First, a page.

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Often when WWE gets behind a new wrestler with a strong push, collectors are the first to buy in. When Ryback was shot to the top in the fall of 2012, collectors instantly drove up the price of a 2011 Mattel Skip Sheffield figure from $10 to over $100. Likewise, Roman Reigns’ 2013 Topps Best of WWE autograph went from $15 to $75 within days when he was given a standout performance at the 2014 Royal Rumble.
But what about Jinder Mahal? Literally within one week, Mahal went from perennial jobber to pay-per-view main eventer. Just a few weeks later, the guy who once played air sitar for Three Man Band was WWE World Champion.
Mahal previously wrestled for WWE from 2010 to 2014, so he has a few action figures and trading cards. Mattel made three basic WWE action figures of Mahal during his previous run. His Series 19 figure has him decked out in white gear. A Battle Packs Series 22 (a two-pack with Ryback) figure has Mahal in bright pink trunks. Finally, a Series 35 figure has Mahal in black pants, capturing his 3MB look.
Of the three figures, the two in trunks seem to be the most popular with collectors today. The 3MB figure with the black pants is the most abundant and least resembles Mahal today.
Collectors have shown modest interest in Mahal’s figures, but they aren’t regularly selling much higher than they were three months ago. Loose figures tend to sell in the $10-$15 range, while a packaged Series 19 (white trunks) figure seems to have settled into the $15-$25 range.
Since Mahal’s unlikely WWE World Title win, more auctions have popped up on eBay at higher prices, but collectors aren’t biting. While collectors appear to be willing to pay a fair price for Mahal’s action figures, they aren’t about to get sucked into a bidding war.
The same can be said for Mahal’s trading cards. Mahal first appeared in the 2011 FCW card set, which featured early cards of AJ Lee, Seth Rollins, Dean Ambrose, Roman (Reigns) Leakee, Husky Harris and others. Unlike many of those others, collectors just don’t seem all that interested in Mahal’s first card. As recently as May 15, one sold for just $5.
Mahal’s only certified autograph is from the 2011 Topps WWE Classic set. In March and April that card was selling regularly for around $15. In the weeks since Jinder’s push started, it continues to sell for the same price, with some sales sneaking into the $20-$25 range.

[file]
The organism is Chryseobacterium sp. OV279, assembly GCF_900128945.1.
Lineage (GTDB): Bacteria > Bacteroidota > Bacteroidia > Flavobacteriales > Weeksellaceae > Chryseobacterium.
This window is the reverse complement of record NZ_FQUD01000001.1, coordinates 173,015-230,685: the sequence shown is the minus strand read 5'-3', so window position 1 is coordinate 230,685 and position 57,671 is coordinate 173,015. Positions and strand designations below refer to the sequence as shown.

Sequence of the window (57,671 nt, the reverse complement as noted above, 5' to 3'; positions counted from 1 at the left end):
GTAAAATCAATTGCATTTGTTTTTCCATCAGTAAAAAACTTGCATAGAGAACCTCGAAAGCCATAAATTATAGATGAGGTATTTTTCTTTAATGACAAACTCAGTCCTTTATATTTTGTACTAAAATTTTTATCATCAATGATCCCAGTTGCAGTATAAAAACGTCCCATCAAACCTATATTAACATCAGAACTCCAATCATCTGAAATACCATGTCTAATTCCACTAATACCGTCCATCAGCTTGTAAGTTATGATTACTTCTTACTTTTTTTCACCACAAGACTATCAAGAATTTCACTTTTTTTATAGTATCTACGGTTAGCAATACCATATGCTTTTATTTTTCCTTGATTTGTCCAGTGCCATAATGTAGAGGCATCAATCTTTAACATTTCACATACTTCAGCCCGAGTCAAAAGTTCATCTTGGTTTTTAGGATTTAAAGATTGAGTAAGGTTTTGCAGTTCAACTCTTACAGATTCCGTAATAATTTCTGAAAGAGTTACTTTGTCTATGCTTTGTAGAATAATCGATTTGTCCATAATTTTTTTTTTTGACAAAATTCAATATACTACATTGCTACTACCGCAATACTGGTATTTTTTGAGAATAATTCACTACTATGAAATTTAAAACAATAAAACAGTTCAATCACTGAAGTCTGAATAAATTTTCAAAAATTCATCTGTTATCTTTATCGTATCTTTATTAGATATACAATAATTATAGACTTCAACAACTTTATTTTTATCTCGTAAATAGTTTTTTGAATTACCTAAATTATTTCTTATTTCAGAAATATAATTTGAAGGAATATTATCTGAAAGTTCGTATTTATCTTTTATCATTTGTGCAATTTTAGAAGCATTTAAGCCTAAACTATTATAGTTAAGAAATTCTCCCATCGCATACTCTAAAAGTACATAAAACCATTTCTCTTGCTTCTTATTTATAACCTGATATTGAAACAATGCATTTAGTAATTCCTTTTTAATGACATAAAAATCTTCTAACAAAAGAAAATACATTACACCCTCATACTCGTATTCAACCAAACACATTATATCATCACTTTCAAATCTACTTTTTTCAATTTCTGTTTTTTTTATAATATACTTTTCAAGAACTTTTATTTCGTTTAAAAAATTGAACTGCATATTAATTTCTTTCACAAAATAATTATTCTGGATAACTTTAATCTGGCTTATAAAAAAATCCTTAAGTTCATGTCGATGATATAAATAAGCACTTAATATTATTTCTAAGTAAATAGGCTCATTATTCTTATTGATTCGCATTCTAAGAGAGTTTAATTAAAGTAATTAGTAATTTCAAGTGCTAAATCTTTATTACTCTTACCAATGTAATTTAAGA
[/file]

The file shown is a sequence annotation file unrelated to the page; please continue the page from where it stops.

So what makes Jinder different from guys like Ryback and Reigns? Why are his collectibles failing to take off while theirs soared? There are plenty of reasons, some of which most wrestling fans can identify, others of which are more specific to the volatility of the collectibles market.
Jinder the jobber. Ryback was a hot new act. Reigns was part of the heavily protected, white hot Shield. Mahal spent the last year losing almost every match. Fans see him a certain way, and WWE has an uphill battle on its hands in terms of changing that perception.
Jinder just isn’t very good. All but the most loyal WWE Kool Aid drinkers realize that Mahal’s push didn’t come from his ability to cut good promos or have strong matches. Instead, Mahal has been elevated because he’s changed his physique to resemble Vince McMahon’s vision of what a WWE Superstar should be, and he might be able to help them find their way into the emerging (but complex) Indian market.
WWE can’t make stars. Baseball collectors are prospectors: they’re looking for the next big thing before he’s out of Single A baseball. Football collectors are reactionary: card prices go up after a rookie has had a big game. Wrestling collectors are … well, just wrestling fans. Some collectors have tried to be prospectors and pick up cards of who appear to be on the main event path, like Reigns or Bray Wyatt. But how can collectors identify the next big stars when Vince and company can’t even do it? If wrestling fans are going to just collect their favorites instead of looking for investments, there’s no way Mahal is going to compete with stars like Alexa Bliss or Finn Balor for fans’ attention.
Too many cards. Topps’ business model when it comes to WWE cards is much different than it was three or four years ago. When Topps put out Reigns’ first autograph in 2013, the company only produced two or three sets per year, and limited the number of wrestlers who signed autographs for each product. In 2017, Topps will release at least eight different WWE products, many of which will include the same wrestlers signing autographs. Topps does a great job of super serving wrestling fans, but collectors know by now that there will be plenty more Jinder autos to come.
No Elite. Many hardcore collectors of WWE action figures prefer Mattel’s Elite line, and Jinder hasn’t been a part of that yet. Some collectors may just be waiting for a better Mahal figure to come along.
Jinder Mahal’s ascension to the main event may be the strangest story of 2017, but it seems like fans are willing to give him a chance. It doesn’t look like Mahal is going to set the world on fire, but there’s no early evidence of his run being a disaster either. Collectors seem to be taking a similar wait-and-see approach, as is evident by looking at the demand for his action figures and trading cards.
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PWTorch Collectibles Specialist Michael Moore can be reached at email@example.com. Follow him on Twitter @MMooreWriter.